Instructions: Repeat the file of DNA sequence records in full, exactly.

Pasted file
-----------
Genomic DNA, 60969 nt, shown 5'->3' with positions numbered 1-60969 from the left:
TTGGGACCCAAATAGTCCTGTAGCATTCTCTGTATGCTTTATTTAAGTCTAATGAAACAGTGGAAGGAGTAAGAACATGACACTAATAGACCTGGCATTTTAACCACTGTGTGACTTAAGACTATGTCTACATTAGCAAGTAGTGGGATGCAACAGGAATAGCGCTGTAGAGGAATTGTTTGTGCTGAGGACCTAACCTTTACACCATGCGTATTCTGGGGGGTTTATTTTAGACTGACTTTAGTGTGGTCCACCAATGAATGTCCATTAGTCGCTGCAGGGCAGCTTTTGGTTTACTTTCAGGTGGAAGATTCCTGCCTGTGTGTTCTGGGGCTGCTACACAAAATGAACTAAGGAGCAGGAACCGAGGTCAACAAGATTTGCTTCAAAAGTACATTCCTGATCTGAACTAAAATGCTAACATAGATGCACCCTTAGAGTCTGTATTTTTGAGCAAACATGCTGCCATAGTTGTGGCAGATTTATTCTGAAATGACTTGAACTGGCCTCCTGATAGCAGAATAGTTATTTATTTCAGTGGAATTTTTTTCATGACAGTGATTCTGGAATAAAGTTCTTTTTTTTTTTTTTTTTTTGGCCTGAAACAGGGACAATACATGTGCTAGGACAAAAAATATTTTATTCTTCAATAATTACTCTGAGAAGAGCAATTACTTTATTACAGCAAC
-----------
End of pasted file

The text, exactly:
Genomic DNA, 60969 nt, shown 5'->3' with positions numbered 1-60969 from the left:
TTGGGACCCAAATAGTCCTGTAGCATTCTCTGTATGCTTTATTTAAGTCTAATGAAACAGTGGAAGGAGTAAGAACATGACACTAATAGACCTGGCATTTTAACCACTGTGTGACTTAAGACTATGTCTACATTAGCAAGTAGTGGGATGCAACAGGAATAGCGCTGTAGAGGAATTGTTTGTGCTGAGGACCTAACCTTTACACCATGCGTATTCTGGGGGGTTTATTTTAGACTGACTTTAGTGTGGTCCACCAATGAATGTCCATTAGTCGCTGCAGGGCAGCTTTTGGTTTACTTTCAGGTGGAAGATTCCTGCCTGTGTGTTCTGGGGCTGCTACACAAAATGAACTAAGGAGCAGGAACCGAGGTCAACAAGATTTGCTTCAAAAGTACATTCCTGATCTGAACTAAAATGCTAACATAGATGCACCCTTAGAGTCTGTATTTTTGAGCAAACATGCTGCCATAGTTGTGGCAGATTTATTCTGAAATGACTTGAACTGGCCTCCTGATAGCAGAATAGTTATTTATTTCAGTGGAATTTTTTTCATGACAGTGATTCTGGAATAAAGTTCTTTTTTTTTTTTTTTTTTTGGCCTGAAACAGGGACAATACATGTGCTAGGACAAAAAATATTTTATTCTTCAATAATTACTCTGAGAAGAGCAATTACTTTATTACAGCAAC